Back at the end of May I was fortunate enough not only to get to sit with and introduce Shelagh Rogers, the master of ceremonies for the 2010 Canadian Bookseller Association Libris Awards which were held in Toronto during the annual CBA National Conference, but to also sit down with one of the nominees for an award that evening, Kelley Armstrong.
Kelley was nominated in the Young Readers' Book of the Year category for her novel The Awakening, which was published by Doubleday Canada, a division of Random House.
I took the opportunity to interview Kelley for The Writing Show podcast. That episode went live this week and you can check it out by clicking here.
My initial intention had been to talk to Kelley about the wonderful manner in which she connects with her fans on so many different levels. For one, she is approachable, personable and friendly -- one merely has to meet her at a convention or book signing to discover that.
But she is also actively engaged with her fans online via her website as well as through various social media outlets, truly giving her fans unique and exciting opportunities to connect directly with her as well as access to "never before seen" material and content that she creates for her fans. (Yes, she writes stories meant to be delivered directly to her fans for free so they can get their fill between novel releases)
She has, in many ways, transcended the author/reader relationship without sabotaging her success as an author whose work is available in print form through traditional publishing channels. Instead of replacing the sales of her works, Kelley's efforts add to it, and simply give those fans eager to consume more, more.
But, interestingly, about half-way through our interview, Kelley's editor at Random House Canada came up to say goodnight to her. That sparked a wonderful discussion about the incredible degree of respect and admiration Kelley feels towards her editor, who works with Kelley on all 3 of the different series of books she is writing.
It's refreshing to see such a successful author pause to acknowledge that their work is refined and made better by being paired with a masterful editor. It's great to see a popular author, and one with a huge fan base who might be tempted to pull an Andrew Wylie and try to skip part of the supply chain, recognize the value added to their work by a partnership with a good editor and publishing imprint. [Just a quick aside, but I'm wondering if the phrase "pulling a Wylie" might come into popular use and not refer to the coyote who always failed to get the roadrunner, but instead to the recently talked-about agent and his stand-off with publishers]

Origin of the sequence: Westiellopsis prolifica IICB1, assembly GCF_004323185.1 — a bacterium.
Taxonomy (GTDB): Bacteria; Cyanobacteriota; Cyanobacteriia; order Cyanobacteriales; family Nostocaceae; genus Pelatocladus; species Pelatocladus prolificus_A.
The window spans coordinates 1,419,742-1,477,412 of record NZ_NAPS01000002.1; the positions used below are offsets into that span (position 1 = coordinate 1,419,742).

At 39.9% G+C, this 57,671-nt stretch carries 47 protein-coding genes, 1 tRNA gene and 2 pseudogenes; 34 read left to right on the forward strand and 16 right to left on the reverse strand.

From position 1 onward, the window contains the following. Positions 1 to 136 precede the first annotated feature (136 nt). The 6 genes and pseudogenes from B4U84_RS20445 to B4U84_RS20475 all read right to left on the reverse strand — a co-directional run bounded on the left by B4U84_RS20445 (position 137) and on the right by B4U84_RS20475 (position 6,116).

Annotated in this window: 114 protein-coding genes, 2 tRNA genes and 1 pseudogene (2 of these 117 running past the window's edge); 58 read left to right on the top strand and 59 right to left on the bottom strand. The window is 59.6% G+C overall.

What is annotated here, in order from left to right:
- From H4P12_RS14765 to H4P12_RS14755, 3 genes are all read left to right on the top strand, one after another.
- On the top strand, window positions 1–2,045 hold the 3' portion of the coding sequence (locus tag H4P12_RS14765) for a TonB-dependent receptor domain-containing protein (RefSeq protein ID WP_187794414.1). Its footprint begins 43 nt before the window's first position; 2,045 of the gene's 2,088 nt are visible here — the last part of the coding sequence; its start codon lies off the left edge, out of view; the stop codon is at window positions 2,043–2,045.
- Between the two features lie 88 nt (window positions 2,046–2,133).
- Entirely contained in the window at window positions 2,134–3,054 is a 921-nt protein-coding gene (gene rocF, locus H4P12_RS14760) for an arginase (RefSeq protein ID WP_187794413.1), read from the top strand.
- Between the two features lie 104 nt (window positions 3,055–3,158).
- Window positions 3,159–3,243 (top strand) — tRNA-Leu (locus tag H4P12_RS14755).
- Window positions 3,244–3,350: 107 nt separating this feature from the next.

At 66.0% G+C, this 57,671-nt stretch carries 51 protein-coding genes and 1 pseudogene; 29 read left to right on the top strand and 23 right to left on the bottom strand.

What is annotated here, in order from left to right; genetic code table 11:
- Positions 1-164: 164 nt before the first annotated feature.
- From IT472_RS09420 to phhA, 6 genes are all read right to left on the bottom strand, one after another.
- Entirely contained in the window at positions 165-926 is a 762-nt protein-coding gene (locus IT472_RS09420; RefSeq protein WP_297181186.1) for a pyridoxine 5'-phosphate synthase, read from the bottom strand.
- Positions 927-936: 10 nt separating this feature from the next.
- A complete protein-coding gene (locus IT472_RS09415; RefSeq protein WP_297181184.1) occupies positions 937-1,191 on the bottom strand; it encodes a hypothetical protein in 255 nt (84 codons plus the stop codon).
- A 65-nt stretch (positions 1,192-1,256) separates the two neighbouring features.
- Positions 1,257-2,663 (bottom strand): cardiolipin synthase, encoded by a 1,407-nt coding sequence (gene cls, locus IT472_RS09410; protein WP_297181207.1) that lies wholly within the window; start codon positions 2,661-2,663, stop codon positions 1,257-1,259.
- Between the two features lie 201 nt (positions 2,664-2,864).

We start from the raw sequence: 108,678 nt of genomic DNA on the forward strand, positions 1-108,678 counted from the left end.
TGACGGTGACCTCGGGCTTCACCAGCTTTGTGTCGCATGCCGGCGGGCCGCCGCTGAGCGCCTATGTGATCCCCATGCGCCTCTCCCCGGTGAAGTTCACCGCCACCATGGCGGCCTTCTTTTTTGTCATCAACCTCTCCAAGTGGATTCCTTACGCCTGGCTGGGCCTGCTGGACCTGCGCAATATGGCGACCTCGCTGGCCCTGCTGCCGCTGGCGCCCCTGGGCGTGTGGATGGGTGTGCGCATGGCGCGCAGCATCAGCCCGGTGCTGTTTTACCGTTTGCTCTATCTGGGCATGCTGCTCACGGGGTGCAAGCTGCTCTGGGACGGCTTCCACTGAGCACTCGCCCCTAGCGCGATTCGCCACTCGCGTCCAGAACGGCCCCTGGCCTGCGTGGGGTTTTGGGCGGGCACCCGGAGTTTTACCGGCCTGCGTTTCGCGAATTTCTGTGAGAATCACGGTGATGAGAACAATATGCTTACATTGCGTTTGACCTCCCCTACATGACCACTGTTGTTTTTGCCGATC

Yes, technology makes it easy to cut certain people out of the supply chain -- but it might not always be the right thing for the long-term, wide-reaching life of a book of piece of writing. It's great to have the choice and the option of a decidedly different type of distribution, but one must carefully weight the benefits and value that a distribution system has. I'm not saying, of course, that all direct distribution is a bad thing, or all traditional distribution is a good thing -- just that there are times when the traditional publishing/distribution supply chain provides a better quality product or service, and there are others where it doesn't.
One must always weight the options available with the proverbial grain of salt. And Kelley Armstrong, who is intimately aware of all the digital and direct to consumer options available, demonstrates how an author can leverage both traditional publishing and new media at the same time to connect with her fans on multiple levels. She, of course, is connecting with her fans without losing the connection with her agent, editor, publisher and booksellers. I would speculate that this is leading to an increase in overall sales of her books via all channels. (And yes, Kelley does mention in the interview her experience and observations about how her younger readers, especially those of the "born-digital" age, consume both the ebook/digital content and the print content with decidedly different purposes)